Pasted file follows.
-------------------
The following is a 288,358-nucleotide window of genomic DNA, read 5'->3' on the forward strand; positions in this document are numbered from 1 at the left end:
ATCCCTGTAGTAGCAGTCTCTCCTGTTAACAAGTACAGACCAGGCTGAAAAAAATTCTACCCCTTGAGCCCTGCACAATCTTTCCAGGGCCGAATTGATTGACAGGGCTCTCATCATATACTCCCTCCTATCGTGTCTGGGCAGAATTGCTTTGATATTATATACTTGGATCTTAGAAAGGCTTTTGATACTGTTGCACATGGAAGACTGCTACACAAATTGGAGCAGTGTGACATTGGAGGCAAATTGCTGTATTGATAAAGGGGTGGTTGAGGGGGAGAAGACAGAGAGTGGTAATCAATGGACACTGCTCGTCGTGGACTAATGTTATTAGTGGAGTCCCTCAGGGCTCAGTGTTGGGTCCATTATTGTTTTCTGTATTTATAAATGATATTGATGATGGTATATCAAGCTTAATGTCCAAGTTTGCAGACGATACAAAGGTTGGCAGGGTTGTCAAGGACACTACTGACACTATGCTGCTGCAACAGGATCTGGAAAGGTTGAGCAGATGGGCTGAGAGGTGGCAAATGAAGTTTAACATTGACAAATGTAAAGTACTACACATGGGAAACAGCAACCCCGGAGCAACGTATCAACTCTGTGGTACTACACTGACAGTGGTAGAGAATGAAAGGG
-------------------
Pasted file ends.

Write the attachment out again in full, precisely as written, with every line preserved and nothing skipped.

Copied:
The following is a 288,358-nucleotide window of genomic DNA, read 5'->3' on the forward strand; positions in this document are numbered from 1 at the left end:
ATCCCTGTAGTAGCAGTCTCTCCTGTTAACAAGTACAGACCAGGCTGAAAAAAATTCTACCCCTTGAGCCCTGCACAATCTTTCCAGGGCCGAATTGATTGACAGGGCTCTCATCATATACTCCCTCCTATCGTGTCTGGGCAGAATTGCTTTGATATTATATACTTGGATCTTAGAAAGGCTTTTGATACTGTTGCACATGGAAGACTGCTACACAAATTGGAGCAGTGTGACATTGGAGGCAAATTGCTGTATTGATAAAGGGGTGGTTGAGGGGGAGAAGACAGAGAGTGGTAATCAATGGACACTGCTCGTCGTGGACTAATGTTATTAGTGGAGTCCCTCAGGGCTCAGTGTTGGGTCCATTATTGTTTTCTGTATTTATAAATGATATTGATGATGGTATATCAAGCTTAATGTCCAAGTTTGCAGACGATACAAAGGTTGGCAGGGTTGTCAAGGACACTACTGACACTATGCTGCTGCAACAGGATCTGGAAAGGTTGAGCAGATGGGCTGAGAGGTGGCAAATGAAGTTTAACATTGACAAATGTAAAGTACTACACATGGGAAACAGCAACCCCGGAGCAACGTATCAACTCTGTGGTACTACACTGACAGTGGTAGAGAATGAAAGGG